5 Volunteer Recognition Strategies to Boost Engagement
Your volunteers play a pivotal role in your nonprofit’s operations. From setting up fundraising events to running programs in the community, these individuals know the ins and outs of your organization and are passionate about seeing your vision become a reality. They offer your organization immense value—in fact, one study found that an average volunteer hour was worth $28.54!
It’s not enough to simply say thank you when you see your volunteers in passing around your facilities. To show your volunteers how much you value their time and support, you need a strong volunteer recognition strategy. Volunteer recognition is a great way to ensure supporters come back to help your organization year after year, helping you build a thriving volunteer base so your essential programs, activities, and community services can continue.
To retain great volunteers, consider implementing the following volunteer recognition practices:
- Write a thank-you note.
- Host volunteer appreciation events.
- Send small gifts.
- Shout-out volunteers’ efforts on social media.
- Start a “Volunteer of the Month” program.
Volunteer recognition is an important part of nonprofit human resources management. By showing volunteers how much you appreciate them, you’ll be able to increase overall satisfaction with their roles, making it more likely that they’ll want to volunteer their time again and again. Let’s begin.
1. Write a thank-you note.
Your volunteers give so much and expect nothing in return, so writing a thank-you note can go a long way in demonstrating how much their selflessness and generosity mean to your organization. If your nonprofit has the bandwidth and the staff available, consider writing handwritten thank-you notes for an added personal touch.
Fundraising Letters’ guide to volunteer thank-you letters outlines the following best practices for your notes of appreciation:
- Use a personalized salutation. Start your letter with a greeting and address it to your volunteer by name, rather than using a generic “Dear Volunteer.” Reference your volunteer database to ensure you’re using the volunteer’s preferred name.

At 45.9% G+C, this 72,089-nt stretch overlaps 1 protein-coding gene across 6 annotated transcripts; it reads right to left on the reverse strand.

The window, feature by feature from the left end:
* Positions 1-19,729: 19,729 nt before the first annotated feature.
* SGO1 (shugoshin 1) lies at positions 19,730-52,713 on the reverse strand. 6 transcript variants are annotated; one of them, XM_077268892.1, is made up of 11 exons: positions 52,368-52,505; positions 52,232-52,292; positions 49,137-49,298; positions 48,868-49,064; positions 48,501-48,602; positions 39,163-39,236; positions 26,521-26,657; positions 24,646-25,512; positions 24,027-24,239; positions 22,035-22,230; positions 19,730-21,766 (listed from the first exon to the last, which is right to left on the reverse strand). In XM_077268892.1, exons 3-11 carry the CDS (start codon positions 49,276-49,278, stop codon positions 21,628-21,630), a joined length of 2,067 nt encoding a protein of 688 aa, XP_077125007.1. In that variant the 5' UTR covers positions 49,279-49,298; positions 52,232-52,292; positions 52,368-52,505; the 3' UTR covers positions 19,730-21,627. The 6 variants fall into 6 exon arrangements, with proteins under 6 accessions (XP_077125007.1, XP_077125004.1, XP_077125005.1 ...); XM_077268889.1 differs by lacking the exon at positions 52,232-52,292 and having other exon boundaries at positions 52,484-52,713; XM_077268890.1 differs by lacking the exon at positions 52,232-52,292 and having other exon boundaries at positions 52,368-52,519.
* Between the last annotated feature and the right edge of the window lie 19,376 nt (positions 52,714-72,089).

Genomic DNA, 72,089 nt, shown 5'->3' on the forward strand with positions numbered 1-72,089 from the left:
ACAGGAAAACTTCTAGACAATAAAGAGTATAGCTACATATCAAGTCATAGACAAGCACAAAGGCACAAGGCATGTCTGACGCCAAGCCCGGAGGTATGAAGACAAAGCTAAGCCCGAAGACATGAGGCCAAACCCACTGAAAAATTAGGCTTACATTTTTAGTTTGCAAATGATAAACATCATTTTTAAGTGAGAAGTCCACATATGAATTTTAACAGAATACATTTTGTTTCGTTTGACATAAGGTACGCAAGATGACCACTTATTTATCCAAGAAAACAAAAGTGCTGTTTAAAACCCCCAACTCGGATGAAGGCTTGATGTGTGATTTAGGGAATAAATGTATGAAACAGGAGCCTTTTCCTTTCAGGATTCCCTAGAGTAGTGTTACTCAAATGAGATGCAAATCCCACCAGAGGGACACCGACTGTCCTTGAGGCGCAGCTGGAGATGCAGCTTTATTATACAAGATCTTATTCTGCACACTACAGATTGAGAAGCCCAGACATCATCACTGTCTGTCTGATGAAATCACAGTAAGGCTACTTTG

- Reference their specific impact. Be specific about what your volunteer did and how this helps move your mission forward. For example, you could write “Thank you for walking all of the shelter dogs on Saturday morning. Because of your help, our dogs received the stimulation they needed and were calm during the afternoon, allowing three adopters to easily pick out their new forever companions.”
- Include a personal statement of gratitude. Express how much you appreciate the volunteer’s efforts and time. If possible, the note should be written and signed by someone who knows the volunteer personally to make it feel even more genuine.
- Invite them to your next event. While the main purpose of your letter is to thank your volunteers, you can also take this opportunity to inform them about upcoming events or programs that will need volunteer support.
Send your thank-you letters out as soon as possible after your volunteer event. This lets volunteers know that your organization truly cares about them and appreciates all of their help.
2. Host volunteer appreciation events.
For volunteers that go above and beyond, you need a special way to recognize them. Volunteer appreciation events are exclusive events that help your team members feel extra special and give volunteers the opportunity to mingle with their peers in your organization, strengthening your sense of community.
These can be great for volunteers that have worked on extensive projects, like capital campaigns, and have made incredible contributions to your nonprofit’s mission.
Don’t be afraid to think outside the box and come up with a creative idea that all of your volunteers will love! Consider these volunteer appreciation event ideas to give you some inspiration:
- Volunteer party. Organize a fun gathering with music, snacks, and more (depending on your organization’s budget). You can even host a raffle during the event with small prizes like gift cards or your organization’s branded merchandise.
- Dinner. Take your top volunteers out to dinner at a local restaurant that everyone will love, or bring in delicious takeout.
- Awards ceremony. Host a ceremony that honors volunteers for their hard work and specific contributions they made to help your nonprofit achieve its goals. For example, you could make awards for the volunteers that put in the most hours or raised the most money.
You don’t have to break the bank to create a successful volunteer appreciation event. Consider hosting this event at your nonprofit’s facility or working it into an event your organization is already hosting, such as before or after a fundraising event.
3. Send small gifts.